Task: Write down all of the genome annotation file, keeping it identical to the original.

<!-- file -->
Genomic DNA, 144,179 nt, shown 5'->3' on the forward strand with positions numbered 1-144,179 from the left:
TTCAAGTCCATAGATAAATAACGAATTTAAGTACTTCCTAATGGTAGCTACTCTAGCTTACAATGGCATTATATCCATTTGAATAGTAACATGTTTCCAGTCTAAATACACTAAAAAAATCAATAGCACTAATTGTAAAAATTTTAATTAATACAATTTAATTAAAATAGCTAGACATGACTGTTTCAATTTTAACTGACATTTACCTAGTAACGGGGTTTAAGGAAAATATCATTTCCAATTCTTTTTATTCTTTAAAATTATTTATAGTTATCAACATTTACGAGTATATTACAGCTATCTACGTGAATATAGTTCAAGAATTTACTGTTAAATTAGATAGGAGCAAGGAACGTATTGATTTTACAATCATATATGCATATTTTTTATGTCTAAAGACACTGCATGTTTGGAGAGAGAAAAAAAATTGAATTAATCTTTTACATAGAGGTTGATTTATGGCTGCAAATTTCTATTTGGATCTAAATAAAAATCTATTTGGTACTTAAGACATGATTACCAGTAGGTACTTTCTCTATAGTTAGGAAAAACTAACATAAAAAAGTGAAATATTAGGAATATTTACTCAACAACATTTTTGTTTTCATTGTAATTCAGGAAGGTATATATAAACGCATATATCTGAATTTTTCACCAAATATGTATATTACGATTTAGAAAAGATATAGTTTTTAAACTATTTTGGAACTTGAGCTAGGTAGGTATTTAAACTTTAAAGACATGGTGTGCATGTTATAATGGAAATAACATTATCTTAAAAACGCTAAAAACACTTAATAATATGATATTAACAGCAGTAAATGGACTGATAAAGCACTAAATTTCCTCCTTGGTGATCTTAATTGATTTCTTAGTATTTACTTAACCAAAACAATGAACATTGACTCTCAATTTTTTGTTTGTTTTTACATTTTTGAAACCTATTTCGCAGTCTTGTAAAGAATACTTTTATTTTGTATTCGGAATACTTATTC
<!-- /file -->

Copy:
Genomic DNA, 144,179 nt, shown 5'->3' on the forward strand with positions numbered 1-144,179 from the left:
TTCAAGTCCATAGATAAATAACGAATTTAAGTACTTCCTAATGGTAGCTACTCTAGCTTACAATGGCATTATATCCATTTGAATAGTAACATGTTTCCAGTCTAAATACACTAAAAAAATCAATAGCACTAATTGTAAAAATTTTAATTAATACAATTTAATTAAAATAGCTAGACATGACTGTTTCAATTTTAACTGACATTTACCTAGTAACGGGGTTTAAGGAAAATATCATTTCCAATTCTTTTTATTCTTTAAAATTATTTATAGTTATCAACATTTACGAGTATATTACAGCTATCTACGTGAATATAGTTCAAGAATTTACTGTTAAATTAGATAGGAGCAAGGAACGTATTGATTTTACAATCATATATGCATATTTTTTATGTCTAAAGACACTGCATGTTTGGAGAGAGAAAAAAAATTGAATTAATCTTTTACATAGAGGTTGATTTATGGCTGCAAATTTCTATTTGGATCTAAATAAAAATCTATTTGGTACTTAAGACATGATTACCAGTAGGTACTTTCTCTATAGTTAGGAAAAACTAACATAAAAAAGTGAAATATTAGGAATATTTACTCAACAACATTTTTGTTTTCATTGTAATTCAGGAAGGTATATATAAACGCATATATCTGAATTTTTCACCAAATATGTATATTACGATTTAGAAAAGATATAGTTTTTAAACTATTTTGGAACTTGAGCTAGGTAGGTATTTAAACTTTAAAGACATGGTGTGCATGTTATAATGGAAATAACATTATCTTAAAAACGCTAAAAACACTTAATAATATGATATTAACAGCAGTAAATGGACTGATAAAGCACTAAATTTCCTCCTTGGTGATCTTAATTGATTTCTTAGTATTTACTTAACCAAAACAATGAACATTGACTCTCAATTTTTTGTTTGTTTTTACATTTTTGAAACCTATTTCGCAGTCTTGTAAAGAATACTTTTATTTTGTATTCGGAATACTTATTC